Engineering Specialist
FMC


Finite Element Analysis (FEA) has become a ubiquitous modeling tool in today's oil industry due to the continuous increase of the available computer power and improvements in the user's interface of most software platforms. In particular, thermal FEA of subsea equipment, intended to determine the amount of thermal insulation required for flow assurance, is a tool that a few years ago was used almost exclusively by engineering teams looking into refining the insulation design. However, thermal FEA is currently being requested as part of FEED studies, quotations, qualifications, and for internal laboratory testing, among other routine tasks.

The fact that thermal FEA is so widely used is a sound technology achievement, but also raises the question of where the FEA limitations are. For subsea thermal analysis the main limitation is evident: The main driver for temperature changes in subsea equipment is the heat transfer between the produced fluid inside the equipment and the seawater surrounding it. However, fluid movement cannot be modeled with thermal FEA; and thus, the dominant form of heat transfer, convection, has to be approximated with correction factors. The accuracy of the thermal FEA results then depends on the accuracy of the approximations, most of which are area averages calculated using dimensionless-number formulae from academic experiments. As a result, the effects from localized heat transfer are smeared in the thermal FEA solution, and temperature results within the fluids, which are of interest in assessing the hydrate formation risk, are to be taken with care.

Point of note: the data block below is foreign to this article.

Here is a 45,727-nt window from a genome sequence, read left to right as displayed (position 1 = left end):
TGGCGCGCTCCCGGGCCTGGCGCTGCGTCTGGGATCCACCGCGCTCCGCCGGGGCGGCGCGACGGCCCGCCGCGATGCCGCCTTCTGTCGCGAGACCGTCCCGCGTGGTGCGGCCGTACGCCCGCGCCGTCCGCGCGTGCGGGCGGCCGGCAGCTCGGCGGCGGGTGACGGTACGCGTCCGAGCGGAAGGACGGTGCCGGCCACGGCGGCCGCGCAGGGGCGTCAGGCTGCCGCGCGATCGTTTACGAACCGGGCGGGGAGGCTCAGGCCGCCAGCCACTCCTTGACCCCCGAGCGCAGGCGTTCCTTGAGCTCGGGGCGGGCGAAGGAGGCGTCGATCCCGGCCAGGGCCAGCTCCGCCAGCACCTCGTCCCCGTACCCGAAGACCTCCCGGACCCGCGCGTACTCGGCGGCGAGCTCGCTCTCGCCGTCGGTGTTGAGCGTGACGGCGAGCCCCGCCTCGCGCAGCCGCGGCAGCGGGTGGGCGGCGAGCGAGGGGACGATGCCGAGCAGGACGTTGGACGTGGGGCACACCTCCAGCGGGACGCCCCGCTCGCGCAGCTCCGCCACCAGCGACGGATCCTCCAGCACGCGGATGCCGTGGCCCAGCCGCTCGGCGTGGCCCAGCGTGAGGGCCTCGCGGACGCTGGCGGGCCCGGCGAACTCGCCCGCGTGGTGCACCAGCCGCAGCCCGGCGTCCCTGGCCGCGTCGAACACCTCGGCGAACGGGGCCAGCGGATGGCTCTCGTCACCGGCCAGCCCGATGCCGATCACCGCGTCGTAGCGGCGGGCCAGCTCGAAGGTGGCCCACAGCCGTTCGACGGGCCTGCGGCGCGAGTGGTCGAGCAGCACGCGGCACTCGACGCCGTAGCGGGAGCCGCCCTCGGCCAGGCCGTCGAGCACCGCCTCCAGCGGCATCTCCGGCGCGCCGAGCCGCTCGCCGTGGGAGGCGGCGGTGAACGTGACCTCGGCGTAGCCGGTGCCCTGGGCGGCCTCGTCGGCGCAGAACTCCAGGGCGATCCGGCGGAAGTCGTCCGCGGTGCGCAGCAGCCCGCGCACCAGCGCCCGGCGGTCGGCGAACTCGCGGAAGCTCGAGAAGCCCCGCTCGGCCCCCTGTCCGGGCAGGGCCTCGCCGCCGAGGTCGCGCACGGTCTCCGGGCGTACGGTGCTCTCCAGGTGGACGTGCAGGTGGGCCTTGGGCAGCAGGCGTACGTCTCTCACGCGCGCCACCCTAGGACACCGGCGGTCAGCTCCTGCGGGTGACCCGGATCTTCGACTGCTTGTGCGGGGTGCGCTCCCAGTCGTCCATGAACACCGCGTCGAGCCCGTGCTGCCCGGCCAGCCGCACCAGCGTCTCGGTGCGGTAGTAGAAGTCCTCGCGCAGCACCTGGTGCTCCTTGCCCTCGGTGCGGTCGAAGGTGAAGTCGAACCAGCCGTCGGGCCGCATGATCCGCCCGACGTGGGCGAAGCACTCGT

Computational Fluid Dynamics (CFD) tools can be used to resolve the local fluid structures surrounding the solids and to determine heat transfer coefficients from conservation equations, overcoming in this way the limitations of thermal FEA. However, there is a downside of conducting CFD analysis: it is far more complex, requires expertise not found in undergraduate education, and is computationally expensive, though within the reach of current, high-end commercial workstations. In this presentation, we will show the results of thermal CFD analyses in a complete model of an FMC Enhanced Vertical Deepwater Tree (EVDT) and a production manifold, and explore the added benefits that thermal CFD, both single- and multi-phase, has to offer over the current conventional thermal FEA. Moreover, we will share "lessons learned" from these complex analyses and how the Multi-Physics Simulation Group within FMC Technologies is planning a roadmap for the future challenges of subsea equipment analyses.